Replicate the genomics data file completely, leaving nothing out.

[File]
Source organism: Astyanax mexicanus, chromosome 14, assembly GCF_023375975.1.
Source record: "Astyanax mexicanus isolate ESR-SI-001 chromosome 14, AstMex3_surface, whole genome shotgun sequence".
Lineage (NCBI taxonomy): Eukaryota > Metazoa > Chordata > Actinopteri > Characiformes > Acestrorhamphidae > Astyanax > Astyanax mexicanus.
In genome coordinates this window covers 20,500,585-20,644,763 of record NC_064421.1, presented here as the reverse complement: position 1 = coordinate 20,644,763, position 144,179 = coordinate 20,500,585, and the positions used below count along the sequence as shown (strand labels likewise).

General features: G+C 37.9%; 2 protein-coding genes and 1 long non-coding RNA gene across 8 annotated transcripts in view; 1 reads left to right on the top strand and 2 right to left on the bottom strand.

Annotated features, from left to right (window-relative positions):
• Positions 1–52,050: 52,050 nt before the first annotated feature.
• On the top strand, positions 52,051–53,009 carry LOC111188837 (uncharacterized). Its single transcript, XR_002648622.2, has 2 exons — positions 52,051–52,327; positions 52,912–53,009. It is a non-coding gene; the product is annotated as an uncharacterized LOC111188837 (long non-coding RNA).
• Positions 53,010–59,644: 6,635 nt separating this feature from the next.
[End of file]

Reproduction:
Source organism: Astyanax mexicanus, chromosome 14, assembly GCF_023375975.1.
Source record: "Astyanax mexicanus isolate ESR-SI-001 chromosome 14, AstMex3_surface, whole genome shotgun sequence".
Lineage (NCBI taxonomy): Eukaryota > Metazoa > Chordata > Actinopteri > Characiformes > Acestrorhamphidae > Astyanax > Astyanax mexicanus.
In genome coordinates this window covers 20,500,585-20,644,763 of record NC_064421.1, presented here as the reverse complement: position 1 = coordinate 20,644,763, position 144,179 = coordinate 20,500,585, and the positions used below count along the sequence as shown (strand labels likewise).

General features: G+C 37.9%; 2 protein-coding genes and 1 long non-coding RNA gene across 8 annotated transcripts in view; 1 reads left to right on the top strand and 2 right to left on the bottom strand.

Annotated features, from left to right (window-relative positions):
• Positions 1–52,050: 52,050 nt before the first annotated feature.
• On the top strand, positions 52,051–53,009 carry LOC111188837 (uncharacterized). Its single transcript, XR_002648622.2, has 2 exons — positions 52,051–52,327; positions 52,912–53,009. It is a non-coding gene; the product is annotated as an uncharacterized LOC111188837 (long non-coding RNA).
• Positions 53,010–59,644: 6,635 nt separating this feature from the next.